It’s no longer a workout to steer the front wheels either, particularly in the case of the facelifted Cooper S convertible. The steering seemed a little lighter than the hard-top I reviewed two years ago, although it’s still more involving than many cars today. That makes the MINI less of a handful when tackling quick directional changes along S-curved roads, which it continues to do with aplomb.

Its short wheelbase and wheel-at-each-corner layout gave me the confidence to take the MINI closer to the apex of some familiar winding roads than I dared with other cars in the past; I could effortlessly trace the lane markings if I wished, and the absence of body roll added to the car’s tractability. From a more practical real-world perspective, the car’s small proportions made it easy to navigate through very tight spirals and sharp turns, especially in some of Singapore’s older car parks.

The MINI Cooper S convertible zipped willingly from one corner to the next with the prod of the right pedal, its 2.0-litre turbocharged unit churning out 192 hp and 280 Nm of torque from a low 1,350 rpm. The classic engine pulse was noticeable when the car was idling. The new 7-speed dual clutch Steptronic transmission delivered seamless gearshifts under hard acceleration; at other times, it did its job discreetly, never seeking praise or validation. The note from the centrally-located twin exhausts rose in volume the harder I worked the engine, punctuated by pops on quick upshifts and overruns.

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Shouldering the additional weight of the roof mechanism, which performs quite a balletic stowing of the fabric soft top in 18 seconds, the convertible does the century sprint in 7.1 seconds. That’s four-tenths of a second slower than its hard-top sibling, but to be fixated on that detail is to miss the forest for the trees. I put the top down for my drive to breakfast one morning, passing through the quiet tree-lined roads in the Tanglin estate on my way to Loewen Road, and understood why convertibles still have their place in a perpetually warm and humid country like Singapore. I could feel the gentle morning light warm my weary soul in the still-cool air, hear the calming birdsong from the trees above, and let my worries sail by like the wind through my hair.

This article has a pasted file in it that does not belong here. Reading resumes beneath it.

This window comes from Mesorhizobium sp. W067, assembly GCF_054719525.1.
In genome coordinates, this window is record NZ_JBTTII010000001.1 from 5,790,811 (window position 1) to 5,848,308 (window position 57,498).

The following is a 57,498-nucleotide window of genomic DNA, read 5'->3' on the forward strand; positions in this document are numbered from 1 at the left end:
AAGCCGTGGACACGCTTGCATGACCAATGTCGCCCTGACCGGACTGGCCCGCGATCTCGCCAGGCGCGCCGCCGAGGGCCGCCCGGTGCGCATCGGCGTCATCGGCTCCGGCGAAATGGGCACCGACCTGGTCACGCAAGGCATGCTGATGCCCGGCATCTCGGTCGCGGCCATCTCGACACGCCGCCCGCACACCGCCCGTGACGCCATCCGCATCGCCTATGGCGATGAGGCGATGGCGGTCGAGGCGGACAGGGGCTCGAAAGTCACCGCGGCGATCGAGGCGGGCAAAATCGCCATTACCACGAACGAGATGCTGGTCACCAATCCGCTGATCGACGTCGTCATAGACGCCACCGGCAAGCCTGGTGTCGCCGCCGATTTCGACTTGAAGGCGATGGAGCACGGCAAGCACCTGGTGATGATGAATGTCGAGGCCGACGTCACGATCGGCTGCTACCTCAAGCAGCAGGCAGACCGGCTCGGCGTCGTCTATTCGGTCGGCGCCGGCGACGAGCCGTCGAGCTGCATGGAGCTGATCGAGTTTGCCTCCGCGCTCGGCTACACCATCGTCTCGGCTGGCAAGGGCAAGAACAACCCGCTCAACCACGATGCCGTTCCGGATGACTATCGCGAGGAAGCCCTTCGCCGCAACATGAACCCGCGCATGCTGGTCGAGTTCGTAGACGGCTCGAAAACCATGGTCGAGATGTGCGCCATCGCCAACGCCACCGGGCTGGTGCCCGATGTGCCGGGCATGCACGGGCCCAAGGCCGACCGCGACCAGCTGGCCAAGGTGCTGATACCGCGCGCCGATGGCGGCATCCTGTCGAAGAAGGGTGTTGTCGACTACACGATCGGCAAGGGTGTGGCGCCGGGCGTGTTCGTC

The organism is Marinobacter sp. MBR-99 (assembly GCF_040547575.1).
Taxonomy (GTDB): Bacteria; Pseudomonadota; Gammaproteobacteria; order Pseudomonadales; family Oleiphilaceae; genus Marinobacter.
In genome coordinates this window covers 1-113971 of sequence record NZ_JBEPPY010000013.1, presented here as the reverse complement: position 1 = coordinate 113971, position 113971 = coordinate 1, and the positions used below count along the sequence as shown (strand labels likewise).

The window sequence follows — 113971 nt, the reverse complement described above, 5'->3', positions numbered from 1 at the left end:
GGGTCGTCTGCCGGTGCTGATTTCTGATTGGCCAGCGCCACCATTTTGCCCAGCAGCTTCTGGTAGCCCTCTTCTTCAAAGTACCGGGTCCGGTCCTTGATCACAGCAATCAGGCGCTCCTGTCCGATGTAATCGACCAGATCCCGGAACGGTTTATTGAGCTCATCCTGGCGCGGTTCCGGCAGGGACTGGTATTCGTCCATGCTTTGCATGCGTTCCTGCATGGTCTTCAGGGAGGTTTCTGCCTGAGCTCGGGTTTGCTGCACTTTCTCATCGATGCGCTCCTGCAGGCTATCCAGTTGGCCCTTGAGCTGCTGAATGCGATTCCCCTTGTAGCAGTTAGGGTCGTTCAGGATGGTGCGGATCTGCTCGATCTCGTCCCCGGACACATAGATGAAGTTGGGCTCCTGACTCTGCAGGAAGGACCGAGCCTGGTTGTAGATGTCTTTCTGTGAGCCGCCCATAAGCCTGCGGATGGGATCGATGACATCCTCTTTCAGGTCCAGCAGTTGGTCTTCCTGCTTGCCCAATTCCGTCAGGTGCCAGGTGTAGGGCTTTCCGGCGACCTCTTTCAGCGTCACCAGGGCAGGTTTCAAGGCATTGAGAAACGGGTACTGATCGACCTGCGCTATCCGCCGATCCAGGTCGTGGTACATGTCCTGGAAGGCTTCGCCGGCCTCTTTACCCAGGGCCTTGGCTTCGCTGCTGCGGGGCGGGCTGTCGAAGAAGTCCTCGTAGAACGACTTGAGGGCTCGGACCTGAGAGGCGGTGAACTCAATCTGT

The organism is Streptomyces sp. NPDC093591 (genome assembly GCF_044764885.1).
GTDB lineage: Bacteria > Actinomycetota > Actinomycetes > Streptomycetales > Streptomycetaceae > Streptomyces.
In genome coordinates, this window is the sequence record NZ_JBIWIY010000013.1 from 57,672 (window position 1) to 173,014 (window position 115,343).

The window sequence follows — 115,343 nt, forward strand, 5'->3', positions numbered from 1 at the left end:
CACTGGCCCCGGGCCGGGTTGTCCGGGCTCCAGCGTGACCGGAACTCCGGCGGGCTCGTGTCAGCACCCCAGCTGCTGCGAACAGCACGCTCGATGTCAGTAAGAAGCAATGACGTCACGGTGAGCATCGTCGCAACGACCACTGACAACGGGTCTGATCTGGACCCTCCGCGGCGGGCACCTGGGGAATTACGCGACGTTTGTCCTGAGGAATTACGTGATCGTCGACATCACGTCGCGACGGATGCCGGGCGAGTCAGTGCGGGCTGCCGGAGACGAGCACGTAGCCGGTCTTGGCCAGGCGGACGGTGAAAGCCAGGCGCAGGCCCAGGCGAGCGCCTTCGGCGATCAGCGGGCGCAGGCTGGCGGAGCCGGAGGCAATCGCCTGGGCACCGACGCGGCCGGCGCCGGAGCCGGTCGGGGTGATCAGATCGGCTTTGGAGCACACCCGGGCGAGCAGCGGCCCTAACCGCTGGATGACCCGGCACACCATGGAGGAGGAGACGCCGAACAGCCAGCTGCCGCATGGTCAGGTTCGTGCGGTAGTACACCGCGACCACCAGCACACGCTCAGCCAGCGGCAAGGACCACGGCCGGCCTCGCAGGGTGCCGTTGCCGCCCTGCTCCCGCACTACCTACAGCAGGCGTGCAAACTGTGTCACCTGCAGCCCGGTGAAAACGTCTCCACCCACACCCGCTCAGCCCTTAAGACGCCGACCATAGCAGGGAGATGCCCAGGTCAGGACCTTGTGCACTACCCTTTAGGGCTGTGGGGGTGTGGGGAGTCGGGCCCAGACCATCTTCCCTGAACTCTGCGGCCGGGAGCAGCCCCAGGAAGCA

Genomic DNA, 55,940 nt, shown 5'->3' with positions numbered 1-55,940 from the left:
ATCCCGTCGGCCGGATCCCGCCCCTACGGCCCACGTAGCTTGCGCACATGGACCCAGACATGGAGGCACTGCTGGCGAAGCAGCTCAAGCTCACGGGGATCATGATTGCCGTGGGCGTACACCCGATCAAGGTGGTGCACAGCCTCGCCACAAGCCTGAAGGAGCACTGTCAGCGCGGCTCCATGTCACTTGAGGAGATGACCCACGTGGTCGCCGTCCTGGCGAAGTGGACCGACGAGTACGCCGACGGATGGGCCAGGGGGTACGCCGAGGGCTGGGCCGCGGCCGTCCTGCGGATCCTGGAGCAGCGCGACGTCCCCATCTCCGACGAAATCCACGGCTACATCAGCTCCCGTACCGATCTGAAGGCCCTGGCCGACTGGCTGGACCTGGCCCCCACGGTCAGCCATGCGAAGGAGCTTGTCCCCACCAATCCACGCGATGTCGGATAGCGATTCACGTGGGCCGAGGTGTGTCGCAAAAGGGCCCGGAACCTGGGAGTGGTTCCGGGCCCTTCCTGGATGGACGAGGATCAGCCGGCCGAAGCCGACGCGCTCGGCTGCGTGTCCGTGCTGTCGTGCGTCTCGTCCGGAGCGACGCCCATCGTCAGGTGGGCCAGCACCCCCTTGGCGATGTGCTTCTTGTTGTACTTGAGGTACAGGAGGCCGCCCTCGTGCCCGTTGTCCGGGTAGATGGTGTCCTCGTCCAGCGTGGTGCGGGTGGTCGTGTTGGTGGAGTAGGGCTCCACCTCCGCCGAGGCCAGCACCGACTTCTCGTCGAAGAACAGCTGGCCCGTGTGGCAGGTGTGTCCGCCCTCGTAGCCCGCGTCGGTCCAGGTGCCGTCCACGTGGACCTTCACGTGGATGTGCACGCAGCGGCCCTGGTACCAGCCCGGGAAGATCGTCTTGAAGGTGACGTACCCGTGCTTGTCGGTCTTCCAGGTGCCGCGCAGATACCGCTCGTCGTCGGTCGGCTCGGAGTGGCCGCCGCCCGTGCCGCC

For all the technological upgrades that the MINIs now have with their smartphone app and in-car electronics, which helped me manage the commitments in my life over the past few days, putting down the roof of a car reminded me of the importance of slowing down, being connected to the things that are literally around me, and appreciating the little details in life we often take for granted.

There may be other convertibles on sale today that offer more space, better performance, and sharper looks, but most of them are – dare I say it – a bit too serious, and I cannot imagine any of them being a better embodiment of carpe diem than a MINI. The smiles on my friends’ faces when they approached the car was telling, and driving it gave me a sense of freedom I hadn’t felt in a long time.

Special thanks to Eurokars Habitat and MINI Asia for this opportunity.

The original version of this article first appeared on Eat.Fly.Drive.

GEEK REVIEW SCORE

Summary

You could go fast in this car, but it’s more rewarding to slow down, put the roof away, and enjoy the world around you when you find a quiet stretch of road.

Overall
7.7/10
7.7/10
  • Handling - 9/10
    9/10
  • Performance - 8/10
    8/10
  • Design - 9/10
    9/10
  • Comfort - 7/10
    7/10
  • Practicality - 6/10
    6/10
  • Value - 7/10
    7/10